On 30 June 2020, a group of refugees and asylum seekers in Glasgow issued a manifesto in response to the devastating events of 26 June.
We are delighted to announce that the latest edition of the book version of the Right to Remain Toolkit, our self-help and solidarity guide to the immigration and asylum system, has arrived!
Right to Remain has joined with other 100 organisations to call on Local Authorities to ensure no-one is pushed out onto the streets now that lockdown measures are easing.
New legal information video from Right to Remain: find out what country of origin evidence is, what is considered good evidence, where to find it and what to do with it.
There is a clear and urgent need for the sector, our movements to be honest about the multiple forms racism can take. We function within an inherently racist society. Therefore, our organisations, our movement will not emerge unscathed.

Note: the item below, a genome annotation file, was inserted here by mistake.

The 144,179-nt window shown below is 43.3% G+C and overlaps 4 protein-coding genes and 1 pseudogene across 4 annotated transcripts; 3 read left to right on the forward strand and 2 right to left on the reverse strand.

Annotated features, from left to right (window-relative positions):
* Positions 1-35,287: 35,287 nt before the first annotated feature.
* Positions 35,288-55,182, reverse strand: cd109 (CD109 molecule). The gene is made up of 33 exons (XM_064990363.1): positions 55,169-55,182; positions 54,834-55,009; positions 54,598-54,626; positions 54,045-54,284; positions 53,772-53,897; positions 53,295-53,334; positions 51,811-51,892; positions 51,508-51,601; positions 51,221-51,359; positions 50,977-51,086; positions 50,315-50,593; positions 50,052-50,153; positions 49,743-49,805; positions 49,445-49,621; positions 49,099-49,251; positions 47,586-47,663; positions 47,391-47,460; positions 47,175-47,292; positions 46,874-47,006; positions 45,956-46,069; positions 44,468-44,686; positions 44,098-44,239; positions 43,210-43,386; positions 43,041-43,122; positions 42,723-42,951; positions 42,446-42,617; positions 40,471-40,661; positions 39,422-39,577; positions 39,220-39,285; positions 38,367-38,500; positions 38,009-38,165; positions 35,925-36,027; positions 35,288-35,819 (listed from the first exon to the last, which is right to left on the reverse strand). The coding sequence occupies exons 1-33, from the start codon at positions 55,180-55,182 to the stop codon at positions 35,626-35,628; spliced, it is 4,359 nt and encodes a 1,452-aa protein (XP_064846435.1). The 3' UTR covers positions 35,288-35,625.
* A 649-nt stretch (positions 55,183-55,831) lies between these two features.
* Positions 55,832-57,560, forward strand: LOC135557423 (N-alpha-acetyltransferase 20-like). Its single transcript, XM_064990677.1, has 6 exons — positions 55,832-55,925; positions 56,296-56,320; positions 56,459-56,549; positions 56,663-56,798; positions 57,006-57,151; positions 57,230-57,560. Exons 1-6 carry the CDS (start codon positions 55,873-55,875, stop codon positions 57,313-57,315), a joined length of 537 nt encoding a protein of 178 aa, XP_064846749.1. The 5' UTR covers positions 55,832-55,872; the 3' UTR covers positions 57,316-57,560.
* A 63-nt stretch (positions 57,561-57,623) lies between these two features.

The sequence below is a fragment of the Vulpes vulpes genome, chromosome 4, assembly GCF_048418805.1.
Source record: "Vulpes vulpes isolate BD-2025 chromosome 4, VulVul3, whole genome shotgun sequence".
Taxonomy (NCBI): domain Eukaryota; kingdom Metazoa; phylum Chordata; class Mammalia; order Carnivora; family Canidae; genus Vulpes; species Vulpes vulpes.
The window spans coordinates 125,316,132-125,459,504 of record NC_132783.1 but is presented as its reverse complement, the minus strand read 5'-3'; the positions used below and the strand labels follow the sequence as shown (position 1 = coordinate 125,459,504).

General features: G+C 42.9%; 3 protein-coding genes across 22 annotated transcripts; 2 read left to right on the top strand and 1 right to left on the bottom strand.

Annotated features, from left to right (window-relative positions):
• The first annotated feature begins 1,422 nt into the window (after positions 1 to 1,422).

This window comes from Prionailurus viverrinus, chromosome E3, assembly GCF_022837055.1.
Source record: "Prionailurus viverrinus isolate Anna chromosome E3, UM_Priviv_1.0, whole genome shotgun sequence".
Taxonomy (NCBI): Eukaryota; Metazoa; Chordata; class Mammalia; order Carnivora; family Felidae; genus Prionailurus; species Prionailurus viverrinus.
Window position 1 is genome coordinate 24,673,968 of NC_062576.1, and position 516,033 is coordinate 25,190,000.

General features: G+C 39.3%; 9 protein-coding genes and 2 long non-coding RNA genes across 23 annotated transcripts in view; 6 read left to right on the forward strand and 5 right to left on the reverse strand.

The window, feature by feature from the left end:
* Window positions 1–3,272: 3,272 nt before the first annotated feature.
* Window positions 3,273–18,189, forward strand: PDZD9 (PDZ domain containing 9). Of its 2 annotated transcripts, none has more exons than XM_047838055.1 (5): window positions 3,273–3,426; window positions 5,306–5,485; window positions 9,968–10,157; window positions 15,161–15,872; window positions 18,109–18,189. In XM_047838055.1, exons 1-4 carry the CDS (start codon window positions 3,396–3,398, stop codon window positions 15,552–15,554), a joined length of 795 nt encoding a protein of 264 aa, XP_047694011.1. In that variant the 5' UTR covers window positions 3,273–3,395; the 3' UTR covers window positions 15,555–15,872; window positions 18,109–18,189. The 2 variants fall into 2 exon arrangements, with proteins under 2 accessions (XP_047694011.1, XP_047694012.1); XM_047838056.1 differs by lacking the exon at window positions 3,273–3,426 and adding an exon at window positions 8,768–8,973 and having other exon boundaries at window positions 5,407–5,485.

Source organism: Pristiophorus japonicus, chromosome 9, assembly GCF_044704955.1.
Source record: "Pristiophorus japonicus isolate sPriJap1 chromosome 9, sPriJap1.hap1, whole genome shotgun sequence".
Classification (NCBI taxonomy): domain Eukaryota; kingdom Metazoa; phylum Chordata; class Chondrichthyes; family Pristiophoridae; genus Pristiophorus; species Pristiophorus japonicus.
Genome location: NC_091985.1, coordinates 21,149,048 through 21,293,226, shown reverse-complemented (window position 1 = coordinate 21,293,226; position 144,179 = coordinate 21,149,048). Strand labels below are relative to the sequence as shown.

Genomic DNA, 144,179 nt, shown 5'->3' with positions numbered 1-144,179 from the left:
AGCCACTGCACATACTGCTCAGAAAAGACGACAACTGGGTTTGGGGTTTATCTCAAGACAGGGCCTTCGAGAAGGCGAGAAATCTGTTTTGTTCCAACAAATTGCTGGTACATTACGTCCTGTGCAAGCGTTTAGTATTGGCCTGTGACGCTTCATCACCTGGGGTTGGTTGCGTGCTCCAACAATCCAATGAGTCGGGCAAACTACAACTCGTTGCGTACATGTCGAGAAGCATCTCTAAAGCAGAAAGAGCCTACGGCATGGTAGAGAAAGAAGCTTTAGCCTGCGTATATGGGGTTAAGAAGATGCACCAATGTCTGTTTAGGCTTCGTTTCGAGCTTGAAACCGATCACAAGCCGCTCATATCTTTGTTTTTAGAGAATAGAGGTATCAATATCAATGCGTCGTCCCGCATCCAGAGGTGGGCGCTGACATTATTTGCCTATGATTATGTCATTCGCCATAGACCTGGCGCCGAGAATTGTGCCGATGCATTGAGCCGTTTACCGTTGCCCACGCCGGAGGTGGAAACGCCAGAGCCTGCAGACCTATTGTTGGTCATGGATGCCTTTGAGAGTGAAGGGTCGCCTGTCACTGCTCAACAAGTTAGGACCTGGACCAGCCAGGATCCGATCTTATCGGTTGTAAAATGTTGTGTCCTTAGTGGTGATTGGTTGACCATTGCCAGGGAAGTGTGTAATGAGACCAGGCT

The navigation board, developed by Right to Remain, Dr Vicky Canning and Calverts Cooperative, was originally a “serious board game”, with a physical real-life presence. We have responded to the Covid-19 crisis, with people no longer meeting face-to-face and attending support groups, by developing it as an online resource.
Lisa Matthews, coordinator at Right to Remain, writes for the Detention Forum about the importance of grassroots campaigning in working towards ending immigration detention.
The case is a seminal moment in domestic jurisprudence, addressing the correct threshold to be applied when considering whether the removal of seriously or terminally ill persons would breach their rights under Article 3.
Following on from our earlier post about the value placed on letters of support from the Lesbian Immigration Support Group in a fresh claim (read that post here), in this post we look at a 2018 case from the Inner House of the Court of Session in Scotland.
The focus of Mayblin’s book is the systematic impoverishment of people seeking asylum in the UK, and she approaches the topic through the lens of “slow violence”.